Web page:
Echols: Begone, ‘Go, Mississippi!’


Addie White

Replacing the state song will be the next step in creating an environment for everyone in Mississippi.

Madison Echols , Staff Writer

Following the unjust killings of African Americans Ahmaud Arbery, George Floyd and Breonna Taylor, a wave of social justice protests, riots and government-sponsored changes ensued almost two years ago, promoting inclusion and representation for all. Mississippi experienced one of them, shedding the state flag and becoming the last state to do away with the Confederate symbol.

The practice of questioning the inclusivity of monuments and ideals continues, now with the Mississippi Legislature challenging the state song. Though I don’t know anyone who could sing a few bars or even knows what the current state song is, I still feel this is an issue that needs to be addressed to ensure Mississippi remains on the path of inclusivity. Without addressing this issue, we enter the dilemma  of  choosing which parts of our problematic past are worth addressing, when the truth is all parts are worth fixing.

On a first-time read-through of the state song, “Go, Mississippi!,” not many would be able to find a reason for discontent. With uber-optimistic lyrics including “GO, MIS-SIS-SIP-PI, ev’rything’s fine, GO, MIS-SIS-SIP-PI, it’s your state and mine,” it seems like a catchy ditty to represent our state. While the current lyrics have no reason to cause substantial uproar, the beginnings of the tune do. 

“Go, Mississippi,” written by William Houston Davis, takes its tune from “Roll With Ross,” the 1959 campaign theme of Democratic Gov. Ross Barnett. The original song included the lyrics, “For segregation, 100%. He’s not a moderate, like some of the gents. He’ll fight integration with forceful intent.”

Three years later, Barnett unsuccessfully resisted integration of the University of Mississippi and legislators adopted the state anthem of “Go, Mississippi,” setting new words to Barnetts campaign jingle, which drapped the state song with a veil of racism and intolerance.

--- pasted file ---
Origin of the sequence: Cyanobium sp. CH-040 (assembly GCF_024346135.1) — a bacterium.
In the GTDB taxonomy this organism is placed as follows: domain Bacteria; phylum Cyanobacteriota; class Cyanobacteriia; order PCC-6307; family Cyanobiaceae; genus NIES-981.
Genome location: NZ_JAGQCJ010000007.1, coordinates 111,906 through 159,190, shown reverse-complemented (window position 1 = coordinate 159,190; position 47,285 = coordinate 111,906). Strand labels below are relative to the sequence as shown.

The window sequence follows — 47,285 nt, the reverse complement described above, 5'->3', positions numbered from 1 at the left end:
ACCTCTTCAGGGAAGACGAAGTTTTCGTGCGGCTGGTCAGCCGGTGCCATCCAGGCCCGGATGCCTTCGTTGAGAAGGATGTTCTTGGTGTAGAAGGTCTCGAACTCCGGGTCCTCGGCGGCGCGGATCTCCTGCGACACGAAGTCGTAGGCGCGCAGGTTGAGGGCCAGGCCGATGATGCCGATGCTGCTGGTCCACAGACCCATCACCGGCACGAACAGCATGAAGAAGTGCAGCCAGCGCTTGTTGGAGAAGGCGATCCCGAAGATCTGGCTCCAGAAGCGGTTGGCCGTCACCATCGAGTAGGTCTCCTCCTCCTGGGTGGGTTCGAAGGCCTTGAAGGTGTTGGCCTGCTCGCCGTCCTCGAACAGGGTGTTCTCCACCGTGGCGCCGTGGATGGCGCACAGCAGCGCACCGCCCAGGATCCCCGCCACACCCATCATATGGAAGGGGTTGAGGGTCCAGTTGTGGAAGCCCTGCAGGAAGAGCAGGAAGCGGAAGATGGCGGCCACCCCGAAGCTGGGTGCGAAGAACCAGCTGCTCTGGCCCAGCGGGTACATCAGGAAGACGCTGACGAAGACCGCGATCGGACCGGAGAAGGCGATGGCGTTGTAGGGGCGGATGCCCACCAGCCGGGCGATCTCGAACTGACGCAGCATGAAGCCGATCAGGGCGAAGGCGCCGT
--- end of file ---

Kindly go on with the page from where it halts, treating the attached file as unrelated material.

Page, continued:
The idea of perfection and complacency the song conveys through lines including “GO, MIS-SIS-SIP-PI, keep rolling along, GO, MIS-SIS-SIP-PI, you cannot go wrong,” and “GO, MIS-SIS-SIP-PI, straight down the line, GO, MIS-SIS-SIP-PI, ev’rything’s fine,” especially when considering the context of segregation and white supremacy during the time, are the exact ideas that Mississippi is working to rectify through decisions including replacing the state song. Given the song’s racist past and questionable message, retiring the current state song is simply the next logical step in changing Mississippi’s image for the better.

Though the replacement of the state song might not seem like an issue worth addressing, we can’t cherry-pick what parts of our racist history we want to address. If we deny the racist history of our state song, then the other issues in our state and our efforts to resolve them become performative. We need to push the wheels of change in Mississippi and address all issues, including our state song.

Mississippi isn’t perfect, but perfection isn’t what we’re striving for. We, as a state, should create a place that’s inclusive for everyone, and we need symbols to represent that. Replacing the state song will be the next step in that mission.